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Sunday, September 1, 2013

Timely Information from our Archives

Here is some basic information from our archives we thought would be interesting to share. Sometimes its nice to have these primary facts readily at hand.

Sterling Silver Quality 

Sterling Silver is 92.5% silver and 7.5% copper. 99.9% silver is called "Fine silver." Sterling components and jewelry made in the USA are often stamped "Sterling." Goods made for international trade are often marked "925" indicating the 92.5% fineness. "Coin" silver is used in some countries and could be marked "900" or "800" depending on fineness. 

Other markings may be seen that are less clear. "Mexican Silver", "German Silver," "Indian Silver," "Montana Silver," or simply "silver" do not guarantee any silver content. "German Silver" is another name for the alloy of Copper, Nickel and Zinc usually called Nickel Silver. Despite the name, Nickel Silver contains no silver. 

In many countries, precious metal must be stamped with a quality mark such as "925" for sterling. Some countries require jewelry of precious metal be submitted to a governmental assay office for destructive testing before being marked and sold. 

In the USA, The National Gold and Silver Marketing Act does NOT require precious metals to be marked with quality. However, if a quality mark is used, the mark must be accompanied by a manufacturer's hallmark that is a registered trademark. If there is ever a question about the precious content of a piece of jewelry the manufacturer can be traced using the registered hallmark stamped on the piece. This accountability is particularly important in gold jewelry. A devious manufacturer could mark a piece 18Kt when, in fact, it was 10Kt and worth 1/3 less on gold content alone. 

Sterling Silver is very easy to test. Silver plated brass, Nickel Silver or low quality silver alloys will turn green when a drop of Nitric acid is applied. Sterling will turn a creamy color. When testing suspect goods a small file can be used to cut through any plating or lacquer in an unobtrusive part of the item.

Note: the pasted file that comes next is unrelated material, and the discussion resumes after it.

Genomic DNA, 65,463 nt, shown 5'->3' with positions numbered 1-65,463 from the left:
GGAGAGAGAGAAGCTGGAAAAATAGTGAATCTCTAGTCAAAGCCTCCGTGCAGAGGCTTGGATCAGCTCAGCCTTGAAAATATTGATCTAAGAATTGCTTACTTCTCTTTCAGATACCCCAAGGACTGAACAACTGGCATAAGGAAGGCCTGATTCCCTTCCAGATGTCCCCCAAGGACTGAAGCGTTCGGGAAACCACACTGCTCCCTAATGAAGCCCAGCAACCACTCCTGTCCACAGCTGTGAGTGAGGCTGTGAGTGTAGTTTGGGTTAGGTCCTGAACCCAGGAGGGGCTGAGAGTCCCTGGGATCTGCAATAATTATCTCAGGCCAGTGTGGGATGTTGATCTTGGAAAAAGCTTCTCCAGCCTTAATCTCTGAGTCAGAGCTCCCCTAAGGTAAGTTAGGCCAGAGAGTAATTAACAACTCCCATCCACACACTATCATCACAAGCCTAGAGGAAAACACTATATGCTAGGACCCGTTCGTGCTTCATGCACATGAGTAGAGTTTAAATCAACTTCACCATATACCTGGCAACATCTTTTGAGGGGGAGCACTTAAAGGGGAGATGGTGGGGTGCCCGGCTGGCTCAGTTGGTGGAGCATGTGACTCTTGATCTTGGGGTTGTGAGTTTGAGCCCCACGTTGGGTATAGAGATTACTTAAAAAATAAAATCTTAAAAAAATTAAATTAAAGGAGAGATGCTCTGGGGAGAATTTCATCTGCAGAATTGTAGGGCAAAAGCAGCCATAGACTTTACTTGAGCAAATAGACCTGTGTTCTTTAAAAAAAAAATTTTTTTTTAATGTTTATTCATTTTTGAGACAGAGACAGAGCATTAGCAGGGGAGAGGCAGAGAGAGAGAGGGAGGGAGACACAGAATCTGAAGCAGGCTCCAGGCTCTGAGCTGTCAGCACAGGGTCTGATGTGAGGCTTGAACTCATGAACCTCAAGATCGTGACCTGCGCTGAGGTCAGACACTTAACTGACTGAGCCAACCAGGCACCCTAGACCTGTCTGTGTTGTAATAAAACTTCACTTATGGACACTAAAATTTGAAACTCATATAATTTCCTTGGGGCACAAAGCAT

For many reasons, not all silver jewelry is marked. Registering a trademark costs over $1000. The maker may not spend the money to have a legal hallmark. Small time artists and Native American silversmiths rarely trademark their work. The sizes or designs of some pieces do not lend themselves to quality marking. Findings and components are often not quality stamped leaving the assembler the choice of attaching a mark, perhaps on a chain tab, to the finished piece. 

Many individual artists will stamp a quality mark along with their name or initials. While this satisfies the accountability at the heart of the US stamping act, it is not considered legal.

In summary: 

1) US Law does not require precious metal to be marked with a quality stamp.
2) Some European countries DO require marking. Many tourists in the US will question goods sold without quality markings.
3) US law requires a maker's mark in the form of a hallmark or registered trademark in addition to the quality mark if the goods are quality marked.

Content courtesy of Big River Mercantile archives

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